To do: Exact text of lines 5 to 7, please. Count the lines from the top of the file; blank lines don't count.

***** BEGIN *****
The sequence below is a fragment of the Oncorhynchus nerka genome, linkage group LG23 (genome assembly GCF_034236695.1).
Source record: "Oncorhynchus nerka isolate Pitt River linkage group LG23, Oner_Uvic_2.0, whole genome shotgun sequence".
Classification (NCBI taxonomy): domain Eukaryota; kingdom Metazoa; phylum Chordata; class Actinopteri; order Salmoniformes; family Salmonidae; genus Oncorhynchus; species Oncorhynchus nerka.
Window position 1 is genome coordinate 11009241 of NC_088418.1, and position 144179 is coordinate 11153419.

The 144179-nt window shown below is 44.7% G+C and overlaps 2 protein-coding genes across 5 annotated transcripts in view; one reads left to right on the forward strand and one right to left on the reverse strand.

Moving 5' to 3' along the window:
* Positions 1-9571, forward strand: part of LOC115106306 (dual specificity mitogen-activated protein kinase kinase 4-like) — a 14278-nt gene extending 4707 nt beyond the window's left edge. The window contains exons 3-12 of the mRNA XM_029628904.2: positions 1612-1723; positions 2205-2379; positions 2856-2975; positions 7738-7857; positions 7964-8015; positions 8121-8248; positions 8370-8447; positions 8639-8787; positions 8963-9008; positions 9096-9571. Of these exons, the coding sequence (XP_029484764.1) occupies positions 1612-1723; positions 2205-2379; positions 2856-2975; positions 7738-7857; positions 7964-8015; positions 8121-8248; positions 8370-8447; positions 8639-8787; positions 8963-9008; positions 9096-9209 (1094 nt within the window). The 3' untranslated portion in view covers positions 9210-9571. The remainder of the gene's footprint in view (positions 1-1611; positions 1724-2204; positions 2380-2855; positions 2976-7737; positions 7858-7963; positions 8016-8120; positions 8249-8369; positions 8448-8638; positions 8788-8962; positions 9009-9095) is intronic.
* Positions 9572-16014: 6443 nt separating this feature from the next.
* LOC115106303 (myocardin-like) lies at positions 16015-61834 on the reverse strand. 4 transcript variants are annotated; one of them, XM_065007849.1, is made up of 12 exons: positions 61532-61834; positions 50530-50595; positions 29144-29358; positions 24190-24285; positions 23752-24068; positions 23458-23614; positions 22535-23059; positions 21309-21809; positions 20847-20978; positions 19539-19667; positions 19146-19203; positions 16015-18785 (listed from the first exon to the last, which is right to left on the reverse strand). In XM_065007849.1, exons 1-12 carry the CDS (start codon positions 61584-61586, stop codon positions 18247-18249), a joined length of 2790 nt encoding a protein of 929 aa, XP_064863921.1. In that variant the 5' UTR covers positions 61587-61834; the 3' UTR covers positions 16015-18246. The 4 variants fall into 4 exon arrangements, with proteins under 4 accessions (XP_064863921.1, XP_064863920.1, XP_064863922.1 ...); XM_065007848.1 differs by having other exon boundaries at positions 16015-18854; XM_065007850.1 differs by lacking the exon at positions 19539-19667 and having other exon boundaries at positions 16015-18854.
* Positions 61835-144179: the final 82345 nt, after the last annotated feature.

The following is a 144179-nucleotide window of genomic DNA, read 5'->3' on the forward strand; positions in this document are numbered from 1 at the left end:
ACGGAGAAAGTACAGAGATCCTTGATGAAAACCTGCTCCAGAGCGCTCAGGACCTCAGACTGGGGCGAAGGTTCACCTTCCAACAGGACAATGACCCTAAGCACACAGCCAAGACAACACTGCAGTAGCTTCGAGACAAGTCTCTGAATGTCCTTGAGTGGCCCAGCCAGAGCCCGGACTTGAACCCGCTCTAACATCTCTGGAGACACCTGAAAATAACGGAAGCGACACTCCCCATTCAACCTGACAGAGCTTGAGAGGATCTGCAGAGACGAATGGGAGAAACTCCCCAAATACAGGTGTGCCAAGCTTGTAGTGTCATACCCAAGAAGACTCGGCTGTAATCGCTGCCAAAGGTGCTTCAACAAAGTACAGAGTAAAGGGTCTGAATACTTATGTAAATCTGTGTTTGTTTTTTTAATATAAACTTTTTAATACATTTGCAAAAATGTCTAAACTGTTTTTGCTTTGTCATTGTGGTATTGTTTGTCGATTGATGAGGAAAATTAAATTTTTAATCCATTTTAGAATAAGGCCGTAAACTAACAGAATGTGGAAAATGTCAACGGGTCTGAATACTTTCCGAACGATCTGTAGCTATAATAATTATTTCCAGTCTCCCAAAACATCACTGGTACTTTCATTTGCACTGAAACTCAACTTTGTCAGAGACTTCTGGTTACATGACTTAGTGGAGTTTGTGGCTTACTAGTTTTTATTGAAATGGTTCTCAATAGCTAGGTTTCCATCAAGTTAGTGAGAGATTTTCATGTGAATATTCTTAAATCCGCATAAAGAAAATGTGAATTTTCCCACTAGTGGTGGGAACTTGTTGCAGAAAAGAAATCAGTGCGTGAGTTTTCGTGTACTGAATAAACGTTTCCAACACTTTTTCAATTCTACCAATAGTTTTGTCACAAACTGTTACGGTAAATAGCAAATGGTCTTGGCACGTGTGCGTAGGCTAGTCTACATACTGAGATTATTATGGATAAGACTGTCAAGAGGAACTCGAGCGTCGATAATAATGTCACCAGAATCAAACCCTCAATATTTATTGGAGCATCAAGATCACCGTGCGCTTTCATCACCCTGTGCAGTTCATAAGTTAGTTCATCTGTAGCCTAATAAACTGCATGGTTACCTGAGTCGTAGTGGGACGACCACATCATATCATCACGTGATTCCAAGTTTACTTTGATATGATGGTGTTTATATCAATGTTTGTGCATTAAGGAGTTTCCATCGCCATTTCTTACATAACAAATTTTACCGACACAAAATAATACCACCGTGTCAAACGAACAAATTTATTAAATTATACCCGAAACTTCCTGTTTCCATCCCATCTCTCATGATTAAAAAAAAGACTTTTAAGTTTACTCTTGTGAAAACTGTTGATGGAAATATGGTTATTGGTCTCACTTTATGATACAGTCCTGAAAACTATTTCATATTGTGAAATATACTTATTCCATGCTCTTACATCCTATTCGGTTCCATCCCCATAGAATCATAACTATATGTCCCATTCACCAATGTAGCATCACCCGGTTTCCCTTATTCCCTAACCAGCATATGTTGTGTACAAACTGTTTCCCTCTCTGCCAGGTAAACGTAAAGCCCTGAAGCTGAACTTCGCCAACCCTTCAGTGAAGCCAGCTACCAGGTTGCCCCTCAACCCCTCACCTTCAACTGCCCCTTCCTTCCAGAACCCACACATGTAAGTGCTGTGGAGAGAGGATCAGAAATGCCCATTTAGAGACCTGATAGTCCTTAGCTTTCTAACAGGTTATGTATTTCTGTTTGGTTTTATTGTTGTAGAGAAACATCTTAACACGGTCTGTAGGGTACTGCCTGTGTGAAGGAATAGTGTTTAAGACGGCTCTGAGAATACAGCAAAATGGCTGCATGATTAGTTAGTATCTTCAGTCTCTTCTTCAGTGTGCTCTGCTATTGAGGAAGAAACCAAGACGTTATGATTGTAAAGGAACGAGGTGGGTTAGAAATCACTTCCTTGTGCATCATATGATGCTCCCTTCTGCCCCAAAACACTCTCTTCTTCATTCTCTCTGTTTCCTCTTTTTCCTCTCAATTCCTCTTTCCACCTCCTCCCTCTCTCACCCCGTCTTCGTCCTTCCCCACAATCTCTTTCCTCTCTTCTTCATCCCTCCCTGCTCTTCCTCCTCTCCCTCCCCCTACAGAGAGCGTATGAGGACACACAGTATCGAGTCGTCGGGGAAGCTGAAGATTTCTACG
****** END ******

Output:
The 144179-nt window shown below is 44.7% G+C and overlaps 2 protein-coding genes across 5 annotated transcripts in view; one reads left to right on the forward strand and one right to left on the reverse strand.

Moving 5' to 3' along the window:
* Positions 1-9571, forward strand: part of LOC115106306 (dual specificity mitogen-activated protein kinase kinase 4-like) — a 14278-nt gene extending 4707 nt beyond the window's left edge. The window contains exons 3-12 of the mRNA XM_029628904.2: positions 1612-1723; positions 2205-2379; positions 2856-2975; positions 7738-7857; positions 7964-8015; positions 8121-8248; positions 8370-8447; positions 8639-8787; positions 8963-9008; positions 9096-9571. Of these exons, the coding sequence (XP_029484764.1) occupies positions 1612-1723; positions 2205-2379; positions 2856-2975; positions 7738-7857; positions 7964-8015; positions 8121-8248; positions 8370-8447; positions 8639-8787; positions 8963-9008; positions 9096-9209 (1094 nt within the window). The 3' untranslated portion in view covers positions 9210-9571. The remainder of the gene's footprint in view (positions 1-1611; positions 1724-2204; positions 2380-2855; positions 2976-7737; positions 7858-7963; positions 8016-8120; positions 8249-8369; positions 8448-8638; positions 8788-8962; positions 9009-9095) is intronic.